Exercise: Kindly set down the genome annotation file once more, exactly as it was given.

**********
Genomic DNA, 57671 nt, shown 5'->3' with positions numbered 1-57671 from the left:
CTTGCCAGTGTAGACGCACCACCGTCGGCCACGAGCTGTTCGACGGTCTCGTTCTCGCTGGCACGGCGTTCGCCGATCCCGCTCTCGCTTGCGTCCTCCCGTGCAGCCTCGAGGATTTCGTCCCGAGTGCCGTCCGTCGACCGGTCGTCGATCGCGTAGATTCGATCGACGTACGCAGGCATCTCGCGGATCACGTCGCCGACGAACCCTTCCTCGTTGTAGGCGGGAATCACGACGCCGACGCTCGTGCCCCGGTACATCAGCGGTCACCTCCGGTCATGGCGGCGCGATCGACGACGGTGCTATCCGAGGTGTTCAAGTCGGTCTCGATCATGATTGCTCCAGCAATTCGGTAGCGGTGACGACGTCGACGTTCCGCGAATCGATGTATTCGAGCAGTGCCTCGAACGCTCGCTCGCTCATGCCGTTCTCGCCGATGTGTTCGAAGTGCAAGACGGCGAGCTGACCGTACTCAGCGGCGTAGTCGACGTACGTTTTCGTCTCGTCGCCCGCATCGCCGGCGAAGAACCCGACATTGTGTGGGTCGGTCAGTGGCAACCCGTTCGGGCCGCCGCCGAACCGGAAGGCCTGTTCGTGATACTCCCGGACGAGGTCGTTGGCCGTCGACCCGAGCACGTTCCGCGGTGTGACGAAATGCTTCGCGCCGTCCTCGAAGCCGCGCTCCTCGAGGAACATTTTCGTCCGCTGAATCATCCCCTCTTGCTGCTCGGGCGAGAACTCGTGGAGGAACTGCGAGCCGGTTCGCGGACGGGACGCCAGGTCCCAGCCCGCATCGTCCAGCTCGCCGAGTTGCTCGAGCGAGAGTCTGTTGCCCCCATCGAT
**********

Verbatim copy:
Genomic DNA, 57671 nt, shown 5'->3' with positions numbered 1-57671 from the left:
CTTGCCAGTGTAGACGCACCACCGTCGGCCACGAGCTGTTCGACGGTCTCGTTCTCGCTGGCACGGCGTTCGCCGATCCCGCTCTCGCTTGCGTCCTCCCGTGCAGCCTCGAGGATTTCGTCCCGAGTGCCGTCCGTCGACCGGTCGTCGATCGCGTAGATTCGATCGACGTACGCAGGCATCTCGCGGATCACGTCGCCGACGAACCCTTCCTCGTTGTAGGCGGGAATCACGACGCCGACGCTCGTGCCCCGGTACATCAGCGGTCACCTCCGGTCATGGCGGCGCGATCGACGACGGTGCTATCCGAGGTGTTCAAGTCGGTCTCGATCATGATTGCTCCAGCAATTCGGTAGCGGTGACGACGTCGACGTTCCGCGAATCGATGTATTCGAGCAGTGCCTCGAACGCTCGCTCGCTCATGCCGTTCTCGCCGATGTGTTCGAAGTGCAAGACGGCGAGCTGACCGTACTCAGCGGCGTAGTCGACGTACGTTTTCGTCTCGTCGCCCGCATCGCCGGCGAAGAACCCGACATTGTGTGGGTCGGTCAGTGGCAACCCGTTCGGGCCGCCGCCGAACCGGAAGGCCTGTTCGTGATACTCCCGGACGAGGTCGTTGGCCGTCGACCCGAGCACGTTCCGCGGTGTGACGAAATGCTTCGCGCCGTCCTCGAAGCCGCGCTCCTCGAGGAACATTTTCGTCCGCTGAATCATCCCCTCTTGCTGCTCGGGCGAGAACTCGTGGAGGAACTGCGAGCCGGTTCGCGGACGGGACGCCAGGTCCCAGCCCGCATCGTCCAGCTCGCCGAGTTGCTCGAGCGAGAGTCTGTTGCCCCCATCGAT